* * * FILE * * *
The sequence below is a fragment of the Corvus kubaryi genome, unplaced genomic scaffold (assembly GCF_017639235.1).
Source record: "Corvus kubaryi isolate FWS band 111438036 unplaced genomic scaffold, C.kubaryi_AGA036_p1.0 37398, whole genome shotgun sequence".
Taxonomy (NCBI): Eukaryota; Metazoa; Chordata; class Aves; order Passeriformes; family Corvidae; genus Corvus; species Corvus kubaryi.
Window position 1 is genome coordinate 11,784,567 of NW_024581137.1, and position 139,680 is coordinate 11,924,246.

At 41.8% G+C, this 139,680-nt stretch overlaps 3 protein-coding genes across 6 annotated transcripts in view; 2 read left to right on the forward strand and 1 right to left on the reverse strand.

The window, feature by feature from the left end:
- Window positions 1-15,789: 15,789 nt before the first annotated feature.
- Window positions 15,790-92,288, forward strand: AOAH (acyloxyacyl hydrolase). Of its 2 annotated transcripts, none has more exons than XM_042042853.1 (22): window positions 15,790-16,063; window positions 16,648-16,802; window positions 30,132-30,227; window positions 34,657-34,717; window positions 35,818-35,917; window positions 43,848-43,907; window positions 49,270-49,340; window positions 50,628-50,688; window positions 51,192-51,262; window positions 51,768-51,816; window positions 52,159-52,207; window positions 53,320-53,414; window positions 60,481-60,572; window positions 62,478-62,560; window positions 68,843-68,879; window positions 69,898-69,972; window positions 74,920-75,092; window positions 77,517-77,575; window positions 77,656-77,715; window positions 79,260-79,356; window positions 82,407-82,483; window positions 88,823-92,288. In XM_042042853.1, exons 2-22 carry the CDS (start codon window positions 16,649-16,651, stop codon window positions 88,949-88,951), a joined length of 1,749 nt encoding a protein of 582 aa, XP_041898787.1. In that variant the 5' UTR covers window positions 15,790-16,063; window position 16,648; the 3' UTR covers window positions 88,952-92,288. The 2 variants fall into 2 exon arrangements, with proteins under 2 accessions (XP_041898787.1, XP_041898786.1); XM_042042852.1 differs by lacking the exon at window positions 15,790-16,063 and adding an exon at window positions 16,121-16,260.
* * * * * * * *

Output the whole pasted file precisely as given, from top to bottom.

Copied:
The sequence below is a fragment of the Corvus kubaryi genome, unplaced genomic scaffold (assembly GCF_017639235.1).
Source record: "Corvus kubaryi isolate FWS band 111438036 unplaced genomic scaffold, C.kubaryi_AGA036_p1.0 37398, whole genome shotgun sequence".
Taxonomy (NCBI): Eukaryota; Metazoa; Chordata; class Aves; order Passeriformes; family Corvidae; genus Corvus; species Corvus kubaryi.
Window position 1 is genome coordinate 11,784,567 of NW_024581137.1, and position 139,680 is coordinate 11,924,246.

At 41.8% G+C, this 139,680-nt stretch overlaps 3 protein-coding genes across 6 annotated transcripts in view; 2 read left to right on the forward strand and 1 right to left on the reverse strand.

The window, feature by feature from the left end:
- Window positions 1-15,789: 15,789 nt before the first annotated feature.
- Window positions 15,790-92,288, forward strand: AOAH (acyloxyacyl hydrolase). Of its 2 annotated transcripts, none has more exons than XM_042042853.1 (22): window positions 15,790-16,063; window positions 16,648-16,802; window positions 30,132-30,227; window positions 34,657-34,717; window positions 35,818-35,917; window positions 43,848-43,907; window positions 49,270-49,340; window positions 50,628-50,688; window positions 51,192-51,262; window positions 51,768-51,816; window positions 52,159-52,207; window positions 53,320-53,414; window positions 60,481-60,572; window positions 62,478-62,560; window positions 68,843-68,879; window positions 69,898-69,972; window positions 74,920-75,092; window positions 77,517-77,575; window positions 77,656-77,715; window positions 79,260-79,356; window positions 82,407-82,483; window positions 88,823-92,288. In XM_042042853.1, exons 2-22 carry the CDS (start codon window positions 16,649-16,651, stop codon window positions 88,949-88,951), a joined length of 1,749 nt encoding a protein of 582 aa, XP_041898787.1. In that variant the 5' UTR covers window positions 15,790-16,063; window position 16,648; the 3' UTR covers window positions 88,952-92,288. The 2 variants fall into 2 exon arrangements, with proteins under 2 accessions (XP_041898787.1, XP_041898786.1); XM_042042852.1 differs by lacking the exon at window positions 15,790-16,063 and adding an exon at window positions 16,121-16,260.